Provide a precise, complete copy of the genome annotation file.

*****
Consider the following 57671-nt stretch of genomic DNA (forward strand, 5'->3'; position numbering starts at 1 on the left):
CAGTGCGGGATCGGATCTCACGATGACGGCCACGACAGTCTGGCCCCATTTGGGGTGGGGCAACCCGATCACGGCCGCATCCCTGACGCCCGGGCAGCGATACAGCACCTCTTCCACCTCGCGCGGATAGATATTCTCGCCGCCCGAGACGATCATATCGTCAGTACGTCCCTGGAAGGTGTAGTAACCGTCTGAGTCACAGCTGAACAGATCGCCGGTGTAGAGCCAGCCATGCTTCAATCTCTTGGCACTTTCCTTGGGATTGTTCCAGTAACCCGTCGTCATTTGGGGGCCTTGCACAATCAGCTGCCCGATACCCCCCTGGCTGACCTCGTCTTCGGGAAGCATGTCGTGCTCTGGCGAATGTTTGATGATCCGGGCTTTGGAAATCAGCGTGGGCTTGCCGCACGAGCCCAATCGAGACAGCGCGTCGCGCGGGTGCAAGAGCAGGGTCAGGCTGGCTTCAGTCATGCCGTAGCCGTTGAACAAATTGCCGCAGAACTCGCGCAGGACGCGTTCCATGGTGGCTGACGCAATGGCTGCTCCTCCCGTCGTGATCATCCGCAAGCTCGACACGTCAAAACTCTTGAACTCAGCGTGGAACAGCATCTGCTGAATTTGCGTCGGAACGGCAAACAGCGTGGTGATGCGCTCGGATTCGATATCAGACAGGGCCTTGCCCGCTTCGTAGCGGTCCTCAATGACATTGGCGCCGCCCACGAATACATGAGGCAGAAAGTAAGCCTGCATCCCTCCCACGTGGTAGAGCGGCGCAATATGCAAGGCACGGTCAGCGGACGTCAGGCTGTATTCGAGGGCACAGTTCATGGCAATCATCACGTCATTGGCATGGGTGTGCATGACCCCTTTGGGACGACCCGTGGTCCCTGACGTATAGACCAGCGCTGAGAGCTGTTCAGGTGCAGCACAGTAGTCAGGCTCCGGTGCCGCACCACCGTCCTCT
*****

Consider the following 57671-nt stretch of genomic DNA (forward strand, 5'->3'; position numbering starts at 1 on the left):
CAGTGCGGGATCGGATCTCACGATGACGGCCACGACAGTCTGGCCCCATTTGGGGTGGGGCAACCCGATCACGGCCGCATCCCTGACGCCCGGGCAGCGATACAGCACCTCTTCCACCTCGCGCGGATAGATATTCTCGCCGCCCGAGACGATCATATCGTCAGTACGTCCCTGGAAGGTGTAGTAACCGTCTGAGTCACAGCTGAACAGATCGCCGGTGTAGAGCCAGCCATGCTTCAATCTCTTGGCACTTTCCTTGGGATTGTTCCAGTAACCCGTCGTCATTTGGGGGCCTTGCACAATCAGCTGCCCGATACCCCCCTGGCTGACCTCGTCTTCGGGAAGCATGTCGTGCTCTGGCGAATGTTTGATGATCCGGGCTTTGGAAATCAGCGTGGGCTTGCCGCACGAGCCCAATCGAGACAGCGCGTCGCGCGGGTGCAAGAGCAGGGTCAGGCTGGCTTCAGTCATGCCGTAGCCGTTGAACAAATTGCCGCAGAACTCGCGCAGGACGCGTTCCATGGTGGCTGACGCAATGGCTGCTCCTCCCGTCGTGATCATCCGCAAGCTCGACACGTCAAAACTCTTGAACTCAGCGTGGAACAGCATCTGCTGAATTTGCGTCGGAACGGCAAACAGCGTGGTGATGCGCTCGGATTCGATATCAGACAGGGCCTTGCCCGCTTCGTAGCGGTCCTCAATGACATTGGCGCCGCCCACGAATACATGAGGCAGAAAGTAAGCCTGCATCCCTCCCACGTGGTAGAGCGGCGCAATATGCAAGGCACGGTCAGCGGACGTCAGGCTGTATTCGAGGGCACAGTTCATGGCAATCATCACGTCATTGGCATGGGTGTGCATGACCCCTTTGGGACGACCCGTGGTCCCTGACGTATAGACCAGCGCTGAGAGCTGTTCAGGTGCAGCACAGTAGTCAGGCTCCGGTGCCGCACCACCGTCCTCT